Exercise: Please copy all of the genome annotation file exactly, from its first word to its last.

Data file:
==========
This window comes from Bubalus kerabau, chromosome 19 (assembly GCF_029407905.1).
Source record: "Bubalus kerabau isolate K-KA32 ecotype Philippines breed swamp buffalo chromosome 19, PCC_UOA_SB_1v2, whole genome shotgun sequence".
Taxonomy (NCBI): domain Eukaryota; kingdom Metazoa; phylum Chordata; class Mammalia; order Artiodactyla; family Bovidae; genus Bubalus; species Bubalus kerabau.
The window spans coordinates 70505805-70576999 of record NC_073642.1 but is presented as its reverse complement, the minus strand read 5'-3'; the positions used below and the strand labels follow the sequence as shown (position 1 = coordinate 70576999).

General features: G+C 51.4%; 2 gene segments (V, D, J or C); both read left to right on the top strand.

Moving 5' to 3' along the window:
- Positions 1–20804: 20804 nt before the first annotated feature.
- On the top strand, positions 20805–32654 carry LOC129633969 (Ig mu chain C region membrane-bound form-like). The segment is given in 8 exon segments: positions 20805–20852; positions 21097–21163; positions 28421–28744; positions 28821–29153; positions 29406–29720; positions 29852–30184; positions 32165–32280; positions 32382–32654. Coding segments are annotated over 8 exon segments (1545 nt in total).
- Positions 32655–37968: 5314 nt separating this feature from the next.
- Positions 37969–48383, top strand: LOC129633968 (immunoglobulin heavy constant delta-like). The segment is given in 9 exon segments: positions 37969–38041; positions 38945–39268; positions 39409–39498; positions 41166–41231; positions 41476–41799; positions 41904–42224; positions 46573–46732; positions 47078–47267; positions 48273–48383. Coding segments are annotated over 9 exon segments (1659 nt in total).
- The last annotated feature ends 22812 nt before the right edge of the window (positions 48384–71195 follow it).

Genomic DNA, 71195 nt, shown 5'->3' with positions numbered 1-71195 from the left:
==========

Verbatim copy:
This window comes from Bubalus kerabau, chromosome 19 (assembly GCF_029407905.1).
Source record: "Bubalus kerabau isolate K-KA32 ecotype Philippines breed swamp buffalo chromosome 19, PCC_UOA_SB_1v2, whole genome shotgun sequence".
Taxonomy (NCBI): domain Eukaryota; kingdom Metazoa; phylum Chordata; class Mammalia; order Artiodactyla; family Bovidae; genus Bubalus; species Bubalus kerabau.
The window spans coordinates 70505805-70576999 of record NC_073642.1 but is presented as its reverse complement, the minus strand read 5'-3'; the positions used below and the strand labels follow the sequence as shown (position 1 = coordinate 70576999).

General features: G+C 51.4%; 2 gene segments (V, D, J or C); both read left to right on the top strand.

Moving 5' to 3' along the window:
- Positions 1–20804: 20804 nt before the first annotated feature.
- On the top strand, positions 20805–32654 carry LOC129633969 (Ig mu chain C region membrane-bound form-like). The segment is given in 8 exon segments: positions 20805–20852; positions 21097–21163; positions 28421–28744; positions 28821–29153; positions 29406–29720; positions 29852–30184; positions 32165–32280; positions 32382–32654. Coding segments are annotated over 8 exon segments (1545 nt in total).
- Positions 32655–37968: 5314 nt separating this feature from the next.
- Positions 37969–48383, top strand: LOC129633968 (immunoglobulin heavy constant delta-like). The segment is given in 9 exon segments: positions 37969–38041; positions 38945–39268; positions 39409–39498; positions 41166–41231; positions 41476–41799; positions 41904–42224; positions 46573–46732; positions 47078–47267; positions 48273–48383. Coding segments are annotated over 9 exon segments (1659 nt in total).
- The last annotated feature ends 22812 nt before the right edge of the window (positions 48384–71195 follow it).

Genomic DNA, 71195 nt, shown 5'->3' with positions numbered 1-71195 from the left: